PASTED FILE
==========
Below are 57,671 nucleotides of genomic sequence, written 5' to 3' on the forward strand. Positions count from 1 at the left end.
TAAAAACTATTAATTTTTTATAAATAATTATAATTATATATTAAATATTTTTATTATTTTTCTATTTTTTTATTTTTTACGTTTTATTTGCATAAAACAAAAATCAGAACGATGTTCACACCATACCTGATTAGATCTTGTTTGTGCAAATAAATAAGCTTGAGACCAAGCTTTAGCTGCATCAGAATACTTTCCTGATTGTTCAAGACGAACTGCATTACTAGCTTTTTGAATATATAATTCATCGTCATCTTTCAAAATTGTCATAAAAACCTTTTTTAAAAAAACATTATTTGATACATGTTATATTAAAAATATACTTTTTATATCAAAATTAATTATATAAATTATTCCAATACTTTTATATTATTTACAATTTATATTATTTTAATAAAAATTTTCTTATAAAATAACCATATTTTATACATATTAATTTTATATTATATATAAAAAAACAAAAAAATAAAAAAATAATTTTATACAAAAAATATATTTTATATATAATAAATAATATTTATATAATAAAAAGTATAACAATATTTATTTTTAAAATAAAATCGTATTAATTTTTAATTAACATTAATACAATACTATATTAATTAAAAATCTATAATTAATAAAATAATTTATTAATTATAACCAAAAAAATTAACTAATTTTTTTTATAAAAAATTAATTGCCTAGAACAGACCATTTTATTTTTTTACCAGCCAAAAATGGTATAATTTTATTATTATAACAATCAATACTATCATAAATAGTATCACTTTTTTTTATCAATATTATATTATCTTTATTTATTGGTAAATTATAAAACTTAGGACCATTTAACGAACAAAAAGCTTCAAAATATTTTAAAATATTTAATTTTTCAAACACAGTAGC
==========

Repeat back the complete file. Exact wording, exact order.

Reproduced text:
Below are 57,671 nucleotides of genomic sequence, written 5' to 3' on the forward strand. Positions count from 1 at the left end.
TAAAAACTATTAATTTTTTATAAATAATTATAATTATATATTAAATATTTTTATTATTTTTCTATTTTTTTATTTTTTACGTTTTATTTGCATAAAACAAAAATCAGAACGATGTTCACACCATACCTGATTAGATCTTGTTTGTGCAAATAAATAAGCTTGAGACCAAGCTTTAGCTGCATCAGAATACTTTCCTGATTGTTCAAGACGAACTGCATTACTAGCTTTTTGAATATATAATTCATCGTCATCTTTCAAAATTGTCATAAAAACCTTTTTTAAAAAAACATTATTTGATACATGTTATATTAAAAATATACTTTTTATATCAAAATTAATTATATAAATTATTCCAATACTTTTATATTATTTACAATTTATATTATTTTAATAAAAATTTTCTTATAAAATAACCATATTTTATACATATTAATTTTATATTATATATAAAAAAACAAAAAAATAAAAAAATAATTTTATACAAAAAATATATTTTATATATAATAAATAATATTTATATAATAAAAAGTATAACAATATTTATTTTTAAAATAAAATCGTATTAATTTTTAATTAACATTAATACAATACTATATTAATTAAAAATCTATAATTAATAAAATAATTTATTAATTATAACCAAAAAAATTAACTAATTTTTTTTATAAAAAATTAATTGCCTAGAACAGACCATTTTATTTTTTTACCAGCCAAAAATGGTATAATTTTATTATTATAACAATCAATACTATCATAAATAGTATCACTTTTTTTTATCAATATTATATTATCTTTATTTATTGGTAAATTATAAAACTTAGGACCATTTAACGAACAAAAAGCTTCAAAATATTTTAAAATATTTAATTTTTCAAACACAGTAGC